Why Couldn't the Tang Monk Stay with the Beautiful Queen?

PureInsight | September 17, 2006

[PureInsight.org] This happened
ten years ago. I was a high school teacher. One day in May one of my
students, a very pretty girl who was preparing for her college entrance
examination, stopped me and asked, "Teacher, I watched a good TV show
yesterday.  Do you want to know what it was?" I replied, "Yes,
please tell me about it." She said, "It was an episode from Journey to the West
called 'The Kingdom of Women'" (translator's note: in that episode, on
his way to the Western Paradise to obtain Buddhist scriptures, the Tang
Monk passed through a Kingdom of Women. The Queen fell in love with him
and wanted him to become her consort. The Tang Monk turned down her
offer and continued on his journey).  I told her that I had
already watched it and thought it was a good show. She asked me, "Don't
you think that the Tang Monk was a little stupid for not wanting to
stay by the side of the beautiful Queen?" I realized that the girl was
harboring some thoughts that she shouldn't have at that point in her
life. As a teacher, I felt I was duty bound to give her proper guidance
at this crucial stage in her life.   

So I told her,
"Everyone has his or her own dreams. If the Tang Monk had chosen to
stay, he wouldn't be able to obtain Buddhist scriptures. It is the same
thing with you and your classmates. If you don't put all your efforts
into study at this time, you might not be able to pass the college
entrance examination, which would make your life in the future much
more difficult." The girl said, "The Tang Monk could have asked his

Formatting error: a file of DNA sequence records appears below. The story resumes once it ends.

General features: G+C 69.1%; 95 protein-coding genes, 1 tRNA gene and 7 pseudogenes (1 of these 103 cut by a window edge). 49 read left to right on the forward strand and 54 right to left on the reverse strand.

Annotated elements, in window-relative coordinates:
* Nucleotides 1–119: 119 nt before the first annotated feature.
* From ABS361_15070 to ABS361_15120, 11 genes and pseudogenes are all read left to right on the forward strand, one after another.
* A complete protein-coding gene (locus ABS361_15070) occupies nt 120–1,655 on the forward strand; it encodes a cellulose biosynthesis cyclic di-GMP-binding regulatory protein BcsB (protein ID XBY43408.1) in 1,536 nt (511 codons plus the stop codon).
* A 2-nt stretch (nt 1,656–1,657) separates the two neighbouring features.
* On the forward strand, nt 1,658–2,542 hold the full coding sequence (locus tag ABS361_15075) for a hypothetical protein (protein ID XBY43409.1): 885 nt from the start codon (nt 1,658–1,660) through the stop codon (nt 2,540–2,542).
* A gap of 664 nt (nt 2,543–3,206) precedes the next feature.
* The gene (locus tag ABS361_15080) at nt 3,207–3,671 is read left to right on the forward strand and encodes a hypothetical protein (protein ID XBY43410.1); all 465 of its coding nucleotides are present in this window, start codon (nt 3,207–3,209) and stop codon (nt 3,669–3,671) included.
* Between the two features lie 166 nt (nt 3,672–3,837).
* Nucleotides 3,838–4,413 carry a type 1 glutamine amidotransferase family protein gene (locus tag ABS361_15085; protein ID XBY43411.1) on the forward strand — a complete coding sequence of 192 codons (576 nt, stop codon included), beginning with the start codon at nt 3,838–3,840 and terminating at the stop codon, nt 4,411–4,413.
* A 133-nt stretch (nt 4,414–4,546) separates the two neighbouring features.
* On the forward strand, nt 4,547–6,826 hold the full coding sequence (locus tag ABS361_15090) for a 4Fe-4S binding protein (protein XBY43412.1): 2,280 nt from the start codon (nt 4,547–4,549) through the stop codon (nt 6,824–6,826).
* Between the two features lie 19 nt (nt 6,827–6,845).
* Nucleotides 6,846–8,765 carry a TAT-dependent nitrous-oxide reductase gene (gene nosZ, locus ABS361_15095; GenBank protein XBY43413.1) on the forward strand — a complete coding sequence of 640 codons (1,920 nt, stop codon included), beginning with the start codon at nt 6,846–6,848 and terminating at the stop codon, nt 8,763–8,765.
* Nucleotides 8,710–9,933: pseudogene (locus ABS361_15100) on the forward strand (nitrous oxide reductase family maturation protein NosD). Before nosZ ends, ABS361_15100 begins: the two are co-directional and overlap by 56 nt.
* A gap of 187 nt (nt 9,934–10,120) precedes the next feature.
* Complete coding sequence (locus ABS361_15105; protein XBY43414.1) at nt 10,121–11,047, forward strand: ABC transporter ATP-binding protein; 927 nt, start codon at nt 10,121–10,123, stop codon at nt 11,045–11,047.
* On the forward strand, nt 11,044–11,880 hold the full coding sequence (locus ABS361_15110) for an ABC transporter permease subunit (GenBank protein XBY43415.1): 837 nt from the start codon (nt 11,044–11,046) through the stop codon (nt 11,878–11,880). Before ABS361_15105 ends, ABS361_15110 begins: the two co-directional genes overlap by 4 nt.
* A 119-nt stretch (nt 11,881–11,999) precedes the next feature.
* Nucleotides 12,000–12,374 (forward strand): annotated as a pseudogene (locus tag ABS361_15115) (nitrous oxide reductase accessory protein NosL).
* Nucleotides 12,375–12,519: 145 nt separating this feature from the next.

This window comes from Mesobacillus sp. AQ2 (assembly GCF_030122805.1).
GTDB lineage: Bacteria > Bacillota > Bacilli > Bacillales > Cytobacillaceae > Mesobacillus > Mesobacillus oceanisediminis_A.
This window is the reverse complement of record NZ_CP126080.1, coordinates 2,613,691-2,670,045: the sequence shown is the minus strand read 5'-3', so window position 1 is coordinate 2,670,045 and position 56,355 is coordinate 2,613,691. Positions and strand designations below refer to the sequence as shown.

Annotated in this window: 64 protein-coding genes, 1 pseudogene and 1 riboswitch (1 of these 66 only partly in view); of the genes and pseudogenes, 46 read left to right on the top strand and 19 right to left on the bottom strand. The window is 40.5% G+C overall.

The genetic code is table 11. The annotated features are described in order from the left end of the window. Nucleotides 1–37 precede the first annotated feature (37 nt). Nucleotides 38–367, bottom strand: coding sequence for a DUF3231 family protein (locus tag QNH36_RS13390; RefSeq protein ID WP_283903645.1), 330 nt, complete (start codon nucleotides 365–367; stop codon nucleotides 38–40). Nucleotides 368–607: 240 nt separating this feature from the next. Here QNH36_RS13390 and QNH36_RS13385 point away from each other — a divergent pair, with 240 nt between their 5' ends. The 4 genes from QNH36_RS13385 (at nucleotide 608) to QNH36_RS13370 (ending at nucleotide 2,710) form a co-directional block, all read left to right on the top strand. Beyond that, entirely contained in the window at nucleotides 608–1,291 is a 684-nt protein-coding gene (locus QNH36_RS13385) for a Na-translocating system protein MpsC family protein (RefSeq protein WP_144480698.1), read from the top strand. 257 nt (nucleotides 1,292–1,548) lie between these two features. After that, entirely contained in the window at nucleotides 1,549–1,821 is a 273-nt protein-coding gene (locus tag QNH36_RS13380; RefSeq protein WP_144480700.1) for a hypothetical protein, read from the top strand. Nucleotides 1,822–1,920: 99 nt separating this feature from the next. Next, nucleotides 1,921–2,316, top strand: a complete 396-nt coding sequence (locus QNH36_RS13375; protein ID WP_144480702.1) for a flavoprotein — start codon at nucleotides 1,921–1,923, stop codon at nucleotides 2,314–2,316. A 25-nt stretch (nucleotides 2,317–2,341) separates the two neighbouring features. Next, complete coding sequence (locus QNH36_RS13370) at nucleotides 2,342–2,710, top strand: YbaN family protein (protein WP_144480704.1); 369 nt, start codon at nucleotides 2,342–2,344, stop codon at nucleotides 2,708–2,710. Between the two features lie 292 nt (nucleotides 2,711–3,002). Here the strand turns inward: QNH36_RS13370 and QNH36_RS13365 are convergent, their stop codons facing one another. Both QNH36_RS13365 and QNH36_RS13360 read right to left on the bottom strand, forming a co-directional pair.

disciples who had supernormal abilities to fetch the Scriptures. 
He was just an ordinary man.  He was less capable than his most
senior disciple, Sun Wukong (the Monkey King), in identifying the
devils. Physically he was a lot weaker than his second most senior
disciple Zhu Bajie.  If he hadn't been on the trip, Sun Wukong
could have ridden on a cloud and flown to their final destination in a
blink of an eye." I didn't know what to tell her. The girl laughed and
said, "Teacher, you won't be able to persuade me.  But I
understand what you mean.  I'll concentrate on preparing for the
examination." She ran off in a mischievous manner.

Back then I
actually secretly agreed with what the girl had said. To me, the Tang
Monk could have asked his disciples to fetch the Scriptures.  Then
he would have been able to stay with the Queen and enjoy a life of
luxury and prestige.  It would be a win-win situation. By making
the journey himself, he was only making life more difficult for himself
and his disciples. What was the point?

Ten years later I read Journey to the West
again. I finally understood the Tang Monk's decision. It is because I
have been cultivating and Dafa has given me wisdom.  I understand
why the Queen was unable to persuade the Tang Monk to stay by her
side.  To understand the profound meaning behind it, we need to
look at the story of Journey to the West in its entirety.